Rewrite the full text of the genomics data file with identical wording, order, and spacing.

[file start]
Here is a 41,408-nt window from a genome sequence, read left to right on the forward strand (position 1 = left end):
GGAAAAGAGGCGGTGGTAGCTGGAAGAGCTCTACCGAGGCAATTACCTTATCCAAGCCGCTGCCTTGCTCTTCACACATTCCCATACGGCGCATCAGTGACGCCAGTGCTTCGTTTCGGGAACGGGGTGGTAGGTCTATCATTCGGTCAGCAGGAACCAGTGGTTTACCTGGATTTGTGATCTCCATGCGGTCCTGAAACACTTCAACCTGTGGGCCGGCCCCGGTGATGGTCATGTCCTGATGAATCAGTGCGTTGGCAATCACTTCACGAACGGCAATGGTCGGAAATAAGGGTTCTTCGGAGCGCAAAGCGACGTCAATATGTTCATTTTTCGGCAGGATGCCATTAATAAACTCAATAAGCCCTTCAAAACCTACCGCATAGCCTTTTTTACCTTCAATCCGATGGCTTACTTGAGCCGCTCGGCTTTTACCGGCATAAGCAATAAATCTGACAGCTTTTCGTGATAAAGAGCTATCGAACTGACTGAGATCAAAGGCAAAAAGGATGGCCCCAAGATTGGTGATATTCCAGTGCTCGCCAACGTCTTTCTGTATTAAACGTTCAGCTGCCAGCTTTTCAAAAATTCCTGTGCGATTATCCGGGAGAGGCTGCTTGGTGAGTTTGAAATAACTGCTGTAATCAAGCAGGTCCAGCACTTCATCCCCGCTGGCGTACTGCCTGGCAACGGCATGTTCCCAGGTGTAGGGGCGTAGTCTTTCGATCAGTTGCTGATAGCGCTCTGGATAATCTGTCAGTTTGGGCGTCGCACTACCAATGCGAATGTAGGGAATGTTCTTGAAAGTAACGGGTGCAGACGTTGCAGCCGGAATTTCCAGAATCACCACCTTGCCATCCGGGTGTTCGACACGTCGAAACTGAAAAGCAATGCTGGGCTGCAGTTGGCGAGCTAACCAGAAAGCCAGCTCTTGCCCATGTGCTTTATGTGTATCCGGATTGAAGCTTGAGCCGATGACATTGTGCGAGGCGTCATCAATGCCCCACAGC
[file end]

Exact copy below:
Here is a 41,408-nt window from a genome sequence, read left to right on the forward strand (position 1 = left end):
GGAAAAGAGGCGGTGGTAGCTGGAAGAGCTCTACCGAGGCAATTACCTTATCCAAGCCGCTGCCTTGCTCTTCACACATTCCCATACGGCGCATCAGTGACGCCAGTGCTTCGTTTCGGGAACGGGGTGGTAGGTCTATCATTCGGTCAGCAGGAACCAGTGGTTTACCTGGATTTGTGATCTCCATGCGGTCCTGAAACACTTCAACCTGTGGGCCGGCCCCGGTGATGGTCATGTCCTGATGAATCAGTGCGTTGGCAATCACTTCACGAACGGCAATGGTCGGAAATAAGGGTTCTTCGGAGCGCAAAGCGACGTCAATATGTTCATTTTTCGGCAGGATGCCATTAATAAACTCAATAAGCCCTTCAAAACCTACCGCATAGCCTTTTTTACCTTCAATCCGATGGCTTACTTGAGCCGCTCGGCTTTTACCGGCATAAGCAATAAATCTGACAGCTTTTCGTGATAAAGAGCTATCGAACTGACTGAGATCAAAGGCAAAAAGGATGGCCCCAAGATTGGTGATATTCCAGTGCTCGCCAACGTCTTTCTGTATTAAACGTTCAGCTGCCAGCTTTTCAAAAATTCCTGTGCGATTATCCGGGAGAGGCTGCTTGGTGAGTTTGAAATAACTGCTGTAATCAAGCAGGTCCAGCACTTCATCCCCGCTGGCGTACTGCCTGGCAACGGCATGTTCCCAGGTGTAGGGGCGTAGTCTTTCGATCAGTTGCTGATAGCGCTCTGGATAATCTGTCAGTTTGGGCGTCGCACTACCAATGCGAATGTAGGGAATGTTCTTGAAAGTAACGGGTGCAGACGTTGCAGCCGGAATTTCCAGAATCACCACCTTGCCATCCGGGTGTTCGACACGTCGAAACTGAAAAGCAATGCTGGGCTGCAGTTGGCGAGCTAACCAGAAAGCCAGCTCTTGCCCATGTGCTTTATGTGTATCCGGATTGAAGCTTGAGCCGATGACATTGTGCGAGGCGTCATCAATGCCCCACAGC